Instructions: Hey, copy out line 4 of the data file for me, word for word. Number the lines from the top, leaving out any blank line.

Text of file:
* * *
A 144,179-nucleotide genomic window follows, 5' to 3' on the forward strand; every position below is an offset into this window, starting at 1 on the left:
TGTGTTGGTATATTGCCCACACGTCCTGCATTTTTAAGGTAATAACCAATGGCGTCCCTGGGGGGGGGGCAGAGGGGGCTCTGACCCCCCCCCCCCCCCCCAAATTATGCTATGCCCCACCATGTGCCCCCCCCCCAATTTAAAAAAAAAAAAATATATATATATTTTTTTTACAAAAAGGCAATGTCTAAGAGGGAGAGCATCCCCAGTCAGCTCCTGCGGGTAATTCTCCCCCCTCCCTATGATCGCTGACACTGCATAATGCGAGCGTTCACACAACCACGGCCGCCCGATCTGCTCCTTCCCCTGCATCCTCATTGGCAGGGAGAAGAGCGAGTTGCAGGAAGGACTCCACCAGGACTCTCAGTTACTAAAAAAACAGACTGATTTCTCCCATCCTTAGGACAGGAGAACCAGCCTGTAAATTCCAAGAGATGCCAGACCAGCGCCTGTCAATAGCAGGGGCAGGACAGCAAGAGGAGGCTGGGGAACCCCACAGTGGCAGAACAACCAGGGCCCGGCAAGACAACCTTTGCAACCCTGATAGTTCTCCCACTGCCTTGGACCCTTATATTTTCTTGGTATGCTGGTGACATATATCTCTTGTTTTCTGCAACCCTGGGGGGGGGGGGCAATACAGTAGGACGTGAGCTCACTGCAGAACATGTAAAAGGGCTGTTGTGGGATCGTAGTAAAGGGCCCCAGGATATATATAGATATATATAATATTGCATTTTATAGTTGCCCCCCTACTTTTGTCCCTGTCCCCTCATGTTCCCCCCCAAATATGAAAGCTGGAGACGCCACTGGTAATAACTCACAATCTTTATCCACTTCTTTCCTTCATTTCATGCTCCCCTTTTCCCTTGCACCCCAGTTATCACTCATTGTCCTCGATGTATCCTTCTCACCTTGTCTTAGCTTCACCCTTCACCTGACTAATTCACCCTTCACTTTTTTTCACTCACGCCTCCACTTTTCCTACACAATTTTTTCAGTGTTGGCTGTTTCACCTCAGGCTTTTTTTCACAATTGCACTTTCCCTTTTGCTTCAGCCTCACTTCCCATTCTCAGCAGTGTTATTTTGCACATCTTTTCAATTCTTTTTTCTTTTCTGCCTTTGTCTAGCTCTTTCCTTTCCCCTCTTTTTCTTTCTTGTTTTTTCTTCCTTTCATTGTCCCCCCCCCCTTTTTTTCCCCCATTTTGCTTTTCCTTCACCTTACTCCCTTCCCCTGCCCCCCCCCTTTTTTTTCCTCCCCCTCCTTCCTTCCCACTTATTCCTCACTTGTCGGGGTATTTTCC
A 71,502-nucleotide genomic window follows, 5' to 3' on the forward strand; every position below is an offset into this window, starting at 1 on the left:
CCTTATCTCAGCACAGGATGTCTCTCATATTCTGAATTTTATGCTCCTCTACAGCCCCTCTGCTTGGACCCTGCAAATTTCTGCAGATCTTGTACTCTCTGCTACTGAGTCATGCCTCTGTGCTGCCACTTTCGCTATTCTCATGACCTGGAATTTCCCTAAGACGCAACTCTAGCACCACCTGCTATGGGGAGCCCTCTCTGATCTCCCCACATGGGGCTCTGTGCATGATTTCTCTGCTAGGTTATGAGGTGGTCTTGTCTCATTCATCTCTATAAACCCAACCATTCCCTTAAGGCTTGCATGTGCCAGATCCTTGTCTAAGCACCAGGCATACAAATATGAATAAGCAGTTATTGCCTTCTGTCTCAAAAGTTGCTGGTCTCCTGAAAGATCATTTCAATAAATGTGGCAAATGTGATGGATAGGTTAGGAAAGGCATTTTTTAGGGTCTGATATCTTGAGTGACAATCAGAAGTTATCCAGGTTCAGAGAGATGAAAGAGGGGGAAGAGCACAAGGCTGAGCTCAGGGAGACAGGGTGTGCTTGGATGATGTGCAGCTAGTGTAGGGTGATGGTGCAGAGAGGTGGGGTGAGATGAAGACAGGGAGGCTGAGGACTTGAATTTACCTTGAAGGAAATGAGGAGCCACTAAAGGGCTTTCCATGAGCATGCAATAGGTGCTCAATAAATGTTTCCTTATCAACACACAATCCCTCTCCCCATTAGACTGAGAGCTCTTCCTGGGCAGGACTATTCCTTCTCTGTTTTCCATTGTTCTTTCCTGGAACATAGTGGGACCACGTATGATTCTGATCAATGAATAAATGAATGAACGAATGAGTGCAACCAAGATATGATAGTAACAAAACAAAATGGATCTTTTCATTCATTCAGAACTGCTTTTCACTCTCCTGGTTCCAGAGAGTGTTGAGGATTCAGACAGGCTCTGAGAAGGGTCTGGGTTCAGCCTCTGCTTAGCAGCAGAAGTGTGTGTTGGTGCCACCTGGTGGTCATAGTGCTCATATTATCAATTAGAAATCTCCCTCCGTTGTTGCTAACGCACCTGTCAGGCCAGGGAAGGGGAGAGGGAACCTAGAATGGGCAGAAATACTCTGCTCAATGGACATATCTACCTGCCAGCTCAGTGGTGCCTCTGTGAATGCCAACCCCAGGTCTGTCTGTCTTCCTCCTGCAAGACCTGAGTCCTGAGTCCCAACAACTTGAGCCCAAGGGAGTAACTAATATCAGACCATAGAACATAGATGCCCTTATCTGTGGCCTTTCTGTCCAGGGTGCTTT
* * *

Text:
CCTTATCTCAGCACAGGATGTCTCTCATATTCTGAATTTTATGCTCCTCTACAGCCCCTCTGCTTGGACCCTGCAAATTTCTGCAGATCTTGTACTCTCTGCTACTGAGTCATGCCTCTGTGCTGCCACTTTCGCTATTCTCATGACCTGGAATTTCCCTAAGACGCAACTCTAGCACCACCTGCTATGGGGAGCCCTCTCTGATCTCCCCACATGGGGCTCTGTGCATGATTTCTCTGCTAGGTTATGAGGTGGTCTTGTCTCATTCATCTCTATAAACCCAACCATTCCCTTAAGGCTTGCATGTGCCAGATCCTTGTCTAAGCACCAGGCATACAAATATGAATAAGCAGTTATTGCCTTCTGTCTCAAAAGTTGCTGGTCTCCTGAAAGATCATTTCAATAAATGTGGCAAATGTGATGGATAGGTTAGGAAAGGCATTTTTTAGGGTCTGATATCTTGAGTGACAATCAGAAGTTATCCAGGTTCAGAGAGATGAAAGAGGGGGAAGAGCACAAGGCTGAGCTCAGGGAGACAGGGTGTGCTTGGATGATGTGCAGCTAGTGTAGGGTGATGGTGCAGAGAGGTGGGGTGAGATGAAGACAGGGAGGCTGAGGACTTGAATTTACCTTGAAGGAAATGAGGAGCCACTAAAGGGCTTTCCATGAGCATGCAATAGGTGCTCAATAAATGTTTCCTTATCAACACACAATCCCTCTCCCCATTAGACTGAGAGCTCTTCCTGGGCAGGACTATTCCTTCTCTGTTTTCCATTGTTCTTTCCTGGAACATAGTGGGACCACGTATGATTCTGATCAATGAATAAATGAATGAACGAATGAGTGCAACCAAGATATGATAGTAACAAAACAAAATGGATCTTTTCATTCATTCAGAACTGCTTTTCACTCTCCTGGTTCCAGAGAGTGTTGAGGATTCAGACAGGCTCTGAGAAGGGTCTGGGTTCAGCCTCTGCTTAGCAGCAGAAGTGTGTGTTGGTGCCACCTGGTGGTCATAGTGCTCATATTATCAATTAGAAATCTCCCTCCGTTGTTGCTAACGCACCTGTCAGGCCAGGGAAGGGGAGAGGGAACCTAGAATGGGCAGAAATACTCTGCTCAATGGACATATCTACCTGCCAGCTCAGTGGTGCCTCTGTGAATGCCAACCCCAGGTCTGTCTGTCTTCCTCCTGCAAGACCTGAGTCCTGAGTCCCAACAACTTGAGCCCAAGGGAGTAACTAATATCAGACCATAGAACATAGATGCCCTTATCTGTGGCCTTTCTGTCCAGGGTGCTTT